• Most OT components in the field today such as PLC, controllers, remote terminal units (RTU), and intelligent electronic devices (IED), do not support any third-party IT security software.

The biggest challenge in OT environments remains to manage OT systems to reduce the attack surface and then to know when a cyberattack occurs or has already started and respond rapidly so that corporations can ensure business resilience of their industrial operations.

Consequently, a reasonable approach to protect an OT system is to implement active cybersecurity solutions where possible (meaning where it will not disturb the system) and passive monitoring solutions without taking the risk of disrupting the OT system by generating false positive events. Focus should be on monitoring solutions that are tailored to the unique characteristics of OT environments (i.e. mission-critical, low-latency and long life cycle).

The cyber control room

A cyber control room is a security operations center (SOC) dedicated to OT environments. It is simply defined as a virtual facility for monitoring cybersecurity of OT networks and assets. Through sensors that are the equivalent of cameras in the physical world, data can be collected from different OT environments.

cybersecurity, industrial control systems

Figure 3. Implementation of a cyber control room

The greatest value in a cyber control room comes from its early and accurate detection capability as well as its ability to streamline collaboration between OT staff, IT staff and cybersecurity experts. Its ease of integration with an IT SOC by correlating IT and OT events enhances organizational detection capabilities as a whole.

Establishing a cyber control room is a must-have to win the OT cybersecurity battle, but it represents a long journey for industrial corporations, particularly to be able to continuously monitor all the OT components in a 24/7 mode. Such a cyber control room will entail positive side effects: deal with legacy OT equipment, empower OT operators and staff, etc. As shown in Figure 3, industrial corporations must adopt a step-by-step pragmatic approach to avoid making the process so complex that goals are never achieved.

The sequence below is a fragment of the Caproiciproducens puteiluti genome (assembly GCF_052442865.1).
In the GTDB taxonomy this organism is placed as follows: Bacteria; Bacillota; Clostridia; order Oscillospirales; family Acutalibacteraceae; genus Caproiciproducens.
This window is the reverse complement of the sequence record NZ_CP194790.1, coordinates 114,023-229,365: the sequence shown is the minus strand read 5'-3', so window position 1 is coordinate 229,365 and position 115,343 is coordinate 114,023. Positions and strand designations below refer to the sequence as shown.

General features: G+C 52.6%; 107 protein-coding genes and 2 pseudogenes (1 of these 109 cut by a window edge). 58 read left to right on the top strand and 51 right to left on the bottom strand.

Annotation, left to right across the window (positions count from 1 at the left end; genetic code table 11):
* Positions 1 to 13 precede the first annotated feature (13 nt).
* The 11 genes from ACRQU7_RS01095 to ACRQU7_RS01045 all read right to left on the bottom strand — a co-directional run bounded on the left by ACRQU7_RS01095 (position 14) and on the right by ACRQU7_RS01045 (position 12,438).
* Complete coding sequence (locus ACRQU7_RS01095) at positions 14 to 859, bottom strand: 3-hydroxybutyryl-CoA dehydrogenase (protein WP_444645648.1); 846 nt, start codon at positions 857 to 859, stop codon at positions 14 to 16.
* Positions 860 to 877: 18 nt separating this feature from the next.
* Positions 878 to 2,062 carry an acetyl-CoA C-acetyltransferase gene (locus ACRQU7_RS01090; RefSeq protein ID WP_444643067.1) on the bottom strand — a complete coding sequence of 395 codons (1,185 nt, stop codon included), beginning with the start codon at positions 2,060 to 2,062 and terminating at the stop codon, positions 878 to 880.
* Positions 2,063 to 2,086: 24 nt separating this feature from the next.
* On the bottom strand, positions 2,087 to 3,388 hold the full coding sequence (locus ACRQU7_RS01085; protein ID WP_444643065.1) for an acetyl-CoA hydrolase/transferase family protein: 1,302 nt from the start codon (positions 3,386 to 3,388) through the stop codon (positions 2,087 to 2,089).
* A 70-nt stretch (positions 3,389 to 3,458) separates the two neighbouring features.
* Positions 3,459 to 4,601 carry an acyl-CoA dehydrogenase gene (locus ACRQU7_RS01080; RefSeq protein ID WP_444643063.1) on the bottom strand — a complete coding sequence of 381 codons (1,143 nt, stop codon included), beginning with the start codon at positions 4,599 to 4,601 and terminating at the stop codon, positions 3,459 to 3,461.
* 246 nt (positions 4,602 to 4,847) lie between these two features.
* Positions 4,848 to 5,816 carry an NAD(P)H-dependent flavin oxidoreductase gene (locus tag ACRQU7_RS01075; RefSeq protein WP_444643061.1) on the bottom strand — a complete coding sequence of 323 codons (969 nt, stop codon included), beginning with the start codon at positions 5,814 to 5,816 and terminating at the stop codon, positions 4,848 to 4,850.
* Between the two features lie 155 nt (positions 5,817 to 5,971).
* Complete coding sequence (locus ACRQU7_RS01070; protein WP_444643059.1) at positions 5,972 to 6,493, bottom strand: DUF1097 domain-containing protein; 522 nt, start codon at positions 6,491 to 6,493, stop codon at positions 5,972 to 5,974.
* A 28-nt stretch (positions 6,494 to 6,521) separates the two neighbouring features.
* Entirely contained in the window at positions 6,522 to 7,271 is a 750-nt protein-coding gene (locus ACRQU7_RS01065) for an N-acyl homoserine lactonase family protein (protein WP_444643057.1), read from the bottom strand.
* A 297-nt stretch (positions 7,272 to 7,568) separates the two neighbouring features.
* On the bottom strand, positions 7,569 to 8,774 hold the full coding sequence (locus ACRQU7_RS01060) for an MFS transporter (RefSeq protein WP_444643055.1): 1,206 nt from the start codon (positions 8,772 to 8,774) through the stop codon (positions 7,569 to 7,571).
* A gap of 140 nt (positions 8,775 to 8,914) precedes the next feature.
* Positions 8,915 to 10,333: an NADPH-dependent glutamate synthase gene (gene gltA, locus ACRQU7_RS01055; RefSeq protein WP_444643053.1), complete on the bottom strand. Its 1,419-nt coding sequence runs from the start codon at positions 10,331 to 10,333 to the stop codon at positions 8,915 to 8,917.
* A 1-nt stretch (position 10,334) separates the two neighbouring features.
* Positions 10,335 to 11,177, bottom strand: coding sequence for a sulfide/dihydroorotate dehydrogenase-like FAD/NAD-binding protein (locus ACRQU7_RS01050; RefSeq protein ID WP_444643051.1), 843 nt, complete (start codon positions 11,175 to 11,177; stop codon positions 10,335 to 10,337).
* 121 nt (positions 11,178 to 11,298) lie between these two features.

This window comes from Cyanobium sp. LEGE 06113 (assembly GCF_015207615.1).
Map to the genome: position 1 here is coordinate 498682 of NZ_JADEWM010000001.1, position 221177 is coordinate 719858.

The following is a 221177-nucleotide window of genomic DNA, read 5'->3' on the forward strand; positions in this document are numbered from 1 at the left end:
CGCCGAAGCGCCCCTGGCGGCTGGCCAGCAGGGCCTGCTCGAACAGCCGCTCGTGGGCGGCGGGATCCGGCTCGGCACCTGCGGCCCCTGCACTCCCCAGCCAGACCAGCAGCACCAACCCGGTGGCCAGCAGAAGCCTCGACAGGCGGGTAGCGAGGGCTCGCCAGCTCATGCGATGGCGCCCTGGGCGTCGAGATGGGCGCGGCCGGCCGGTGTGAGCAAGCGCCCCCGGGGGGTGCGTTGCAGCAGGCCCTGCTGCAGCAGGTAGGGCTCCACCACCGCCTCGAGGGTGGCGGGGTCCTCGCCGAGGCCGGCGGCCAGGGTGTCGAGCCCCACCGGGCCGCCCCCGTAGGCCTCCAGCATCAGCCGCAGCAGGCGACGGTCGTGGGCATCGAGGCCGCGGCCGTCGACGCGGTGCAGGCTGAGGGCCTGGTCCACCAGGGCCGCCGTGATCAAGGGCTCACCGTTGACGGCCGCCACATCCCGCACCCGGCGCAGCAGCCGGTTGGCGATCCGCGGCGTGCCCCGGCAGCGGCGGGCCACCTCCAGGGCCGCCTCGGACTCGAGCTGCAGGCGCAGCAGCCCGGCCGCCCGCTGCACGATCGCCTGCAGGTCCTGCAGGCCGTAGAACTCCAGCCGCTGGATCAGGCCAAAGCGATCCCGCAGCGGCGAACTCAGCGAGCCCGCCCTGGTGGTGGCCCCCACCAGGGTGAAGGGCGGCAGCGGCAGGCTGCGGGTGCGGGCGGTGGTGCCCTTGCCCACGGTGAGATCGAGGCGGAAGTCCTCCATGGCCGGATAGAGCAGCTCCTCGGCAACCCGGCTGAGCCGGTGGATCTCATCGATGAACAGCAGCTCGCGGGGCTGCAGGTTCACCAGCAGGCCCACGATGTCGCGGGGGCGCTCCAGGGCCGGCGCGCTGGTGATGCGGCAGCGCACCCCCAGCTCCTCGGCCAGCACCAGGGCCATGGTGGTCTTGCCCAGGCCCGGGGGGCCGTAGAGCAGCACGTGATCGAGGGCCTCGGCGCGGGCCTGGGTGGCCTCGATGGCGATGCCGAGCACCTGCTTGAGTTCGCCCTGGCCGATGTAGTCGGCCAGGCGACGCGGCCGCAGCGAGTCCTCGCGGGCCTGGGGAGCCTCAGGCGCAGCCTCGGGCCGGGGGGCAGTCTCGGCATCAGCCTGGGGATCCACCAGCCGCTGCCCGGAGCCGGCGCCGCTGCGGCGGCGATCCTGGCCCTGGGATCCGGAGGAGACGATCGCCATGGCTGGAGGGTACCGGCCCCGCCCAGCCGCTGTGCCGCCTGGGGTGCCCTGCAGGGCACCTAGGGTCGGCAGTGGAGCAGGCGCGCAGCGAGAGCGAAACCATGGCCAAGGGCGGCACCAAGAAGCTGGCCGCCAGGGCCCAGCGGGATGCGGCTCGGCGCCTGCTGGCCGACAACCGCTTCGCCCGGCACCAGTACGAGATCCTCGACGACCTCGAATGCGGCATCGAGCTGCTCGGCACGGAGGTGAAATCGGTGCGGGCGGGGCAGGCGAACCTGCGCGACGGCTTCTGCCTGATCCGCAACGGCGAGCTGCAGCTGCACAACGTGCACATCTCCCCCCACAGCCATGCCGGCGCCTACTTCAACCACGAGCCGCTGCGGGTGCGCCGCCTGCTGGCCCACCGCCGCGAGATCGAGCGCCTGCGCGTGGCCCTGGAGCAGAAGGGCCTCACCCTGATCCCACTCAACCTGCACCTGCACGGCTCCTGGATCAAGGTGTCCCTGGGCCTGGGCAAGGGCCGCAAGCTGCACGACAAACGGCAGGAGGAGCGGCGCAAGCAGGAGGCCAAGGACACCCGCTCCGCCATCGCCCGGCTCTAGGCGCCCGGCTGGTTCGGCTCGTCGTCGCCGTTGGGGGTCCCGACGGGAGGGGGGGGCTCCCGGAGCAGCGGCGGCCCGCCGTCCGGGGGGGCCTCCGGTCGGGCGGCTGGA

References

[1] Gartner defines OT as “hardware and software that detects or causes a change of state, through the direct monitoring and/or control of physical devices, processes and events in the enterprise.”

[2] The Internet of Things (IoT) is defined as “the network of physical objects that contains embedded technology to communicate and sense or interact with the object’s internal state or the external environment.”

[3] Top Ten Cyber Trends Affecting the CNI Sector » (Frost & Sullivan 2014)

[4] The ISA refers to these not as “zero-day vulnerabilities” but as “infinite day vulnerabilities” because vulnerabilities are a combination of new and inherent vulnerabilities of the systems.

 

Ed Nugent, Industrial control systems, cybersecurity, PCVue

Ed Nugent

Laurent Hausermann, Industrial control systems, cybersecurity, Sentryo

Laurent Hausermann

Ed Nugent is the chief operating officer (COO) of PcVue Inc. of Woburn, Massachusetts, the North American affiliate of ARC Informatique; the publisher of PcVue Solutions for SCADA, HMI and BMS. He has been active in development and implementation of SCADA and OT Solutions, with a focus on cybersecurity, for more than 35 years. Nugent can be reached at e.nugent@pcvueinc.com.

Laurent Hausermann is Sentryo‘s co-founder & COO. Laurent is passionate about software, hacking and innovation. He spent the last 15 years creating cybersecurity products to defend large and small organizations. Hausermann can be reached at laurent.hausermann@sentryo.net.